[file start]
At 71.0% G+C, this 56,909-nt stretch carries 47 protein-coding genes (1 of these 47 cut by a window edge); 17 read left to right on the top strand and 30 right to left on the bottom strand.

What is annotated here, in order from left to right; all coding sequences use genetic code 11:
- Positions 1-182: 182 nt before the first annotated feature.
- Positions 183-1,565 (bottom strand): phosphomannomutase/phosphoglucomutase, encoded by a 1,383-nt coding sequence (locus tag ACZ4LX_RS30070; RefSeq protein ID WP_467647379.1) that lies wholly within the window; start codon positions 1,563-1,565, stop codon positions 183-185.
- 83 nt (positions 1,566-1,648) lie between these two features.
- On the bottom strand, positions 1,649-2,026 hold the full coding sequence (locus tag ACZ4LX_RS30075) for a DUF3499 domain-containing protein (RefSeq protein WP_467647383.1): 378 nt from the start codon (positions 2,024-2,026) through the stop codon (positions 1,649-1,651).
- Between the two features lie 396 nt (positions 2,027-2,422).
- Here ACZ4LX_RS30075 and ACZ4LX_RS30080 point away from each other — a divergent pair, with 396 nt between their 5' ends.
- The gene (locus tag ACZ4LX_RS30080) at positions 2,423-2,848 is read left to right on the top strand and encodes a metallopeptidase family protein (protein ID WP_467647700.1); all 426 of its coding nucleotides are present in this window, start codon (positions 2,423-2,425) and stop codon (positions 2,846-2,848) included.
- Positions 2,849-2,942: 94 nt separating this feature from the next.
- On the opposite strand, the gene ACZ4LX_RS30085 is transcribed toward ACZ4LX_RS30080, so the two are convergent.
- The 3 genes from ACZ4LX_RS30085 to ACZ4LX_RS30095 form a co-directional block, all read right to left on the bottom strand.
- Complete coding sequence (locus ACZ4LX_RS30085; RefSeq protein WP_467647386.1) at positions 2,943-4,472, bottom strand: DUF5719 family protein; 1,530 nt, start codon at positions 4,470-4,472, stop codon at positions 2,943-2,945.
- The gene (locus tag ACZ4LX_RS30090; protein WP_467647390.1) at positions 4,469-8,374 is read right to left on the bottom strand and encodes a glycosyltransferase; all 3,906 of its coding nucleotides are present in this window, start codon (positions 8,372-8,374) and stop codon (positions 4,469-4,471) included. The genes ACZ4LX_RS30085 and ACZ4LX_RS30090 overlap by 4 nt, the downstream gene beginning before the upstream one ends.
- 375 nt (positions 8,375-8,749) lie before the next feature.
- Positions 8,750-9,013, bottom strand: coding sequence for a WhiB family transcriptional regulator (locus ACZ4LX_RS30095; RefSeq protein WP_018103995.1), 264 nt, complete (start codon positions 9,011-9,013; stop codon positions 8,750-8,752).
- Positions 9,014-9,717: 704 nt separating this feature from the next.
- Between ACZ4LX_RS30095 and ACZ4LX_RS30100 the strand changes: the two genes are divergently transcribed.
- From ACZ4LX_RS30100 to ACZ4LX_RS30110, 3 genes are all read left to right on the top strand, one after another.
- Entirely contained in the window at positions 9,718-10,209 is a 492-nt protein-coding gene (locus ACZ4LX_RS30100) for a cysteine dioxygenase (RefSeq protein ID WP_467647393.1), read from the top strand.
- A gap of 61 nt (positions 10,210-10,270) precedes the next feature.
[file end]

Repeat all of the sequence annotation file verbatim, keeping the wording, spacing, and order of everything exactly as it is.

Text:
At 71.0% G+C, this 56,909-nt stretch carries 47 protein-coding genes (1 of these 47 cut by a window edge); 17 read left to right on the top strand and 30 right to left on the bottom strand.

What is annotated here, in order from left to right; all coding sequences use genetic code 11:
- Positions 1-182: 182 nt before the first annotated feature.
- Positions 183-1,565 (bottom strand): phosphomannomutase/phosphoglucomutase, encoded by a 1,383-nt coding sequence (locus tag ACZ4LX_RS30070; RefSeq protein ID WP_467647379.1) that lies wholly within the window; start codon positions 1,563-1,565, stop codon positions 183-185.
- 83 nt (positions 1,566-1,648) lie between these two features.
- On the bottom strand, positions 1,649-2,026 hold the full coding sequence (locus tag ACZ4LX_RS30075) for a DUF3499 domain-containing protein (RefSeq protein WP_467647383.1): 378 nt from the start codon (positions 2,024-2,026) through the stop codon (positions 1,649-1,651).
- Between the two features lie 396 nt (positions 2,027-2,422).
- Here ACZ4LX_RS30075 and ACZ4LX_RS30080 point away from each other — a divergent pair, with 396 nt between their 5' ends.
- The gene (locus tag ACZ4LX_RS30080) at positions 2,423-2,848 is read left to right on the top strand and encodes a metallopeptidase family protein (protein ID WP_467647700.1); all 426 of its coding nucleotides are present in this window, start codon (positions 2,423-2,425) and stop codon (positions 2,846-2,848) included.
- Positions 2,849-2,942: 94 nt separating this feature from the next.
- On the opposite strand, the gene ACZ4LX_RS30085 is transcribed toward ACZ4LX_RS30080, so the two are convergent.
- The 3 genes from ACZ4LX_RS30085 to ACZ4LX_RS30095 form a co-directional block, all read right to left on the bottom strand.
- Complete coding sequence (locus ACZ4LX_RS30085; RefSeq protein WP_467647386.1) at positions 2,943-4,472, bottom strand: DUF5719 family protein; 1,530 nt, start codon at positions 4,470-4,472, stop codon at positions 2,943-2,945.
- The gene (locus tag ACZ4LX_RS30090; protein WP_467647390.1) at positions 4,469-8,374 is read right to left on the bottom strand and encodes a glycosyltransferase; all 3,906 of its coding nucleotides are present in this window, start codon (positions 8,372-8,374) and stop codon (positions 4,469-4,471) included. The genes ACZ4LX_RS30085 and ACZ4LX_RS30090 overlap by 4 nt, the downstream gene beginning before the upstream one ends.
- 375 nt (positions 8,375-8,749) lie before the next feature.
- Positions 8,750-9,013, bottom strand: coding sequence for a WhiB family transcriptional regulator (locus ACZ4LX_RS30095; RefSeq protein WP_018103995.1), 264 nt, complete (start codon positions 9,011-9,013; stop codon positions 8,750-8,752).
- Positions 9,014-9,717: 704 nt separating this feature from the next.
- Between ACZ4LX_RS30095 and ACZ4LX_RS30100 the strand changes: the two genes are divergently transcribed.
- From ACZ4LX_RS30100 to ACZ4LX_RS30110, 3 genes are all read left to right on the top strand, one after another.
- Entirely contained in the window at positions 9,718-10,209 is a 492-nt protein-coding gene (locus ACZ4LX_RS30100) for a cysteine dioxygenase (RefSeq protein ID WP_467647393.1), read from the top strand.
- A gap of 61 nt (positions 10,210-10,270) precedes the next feature.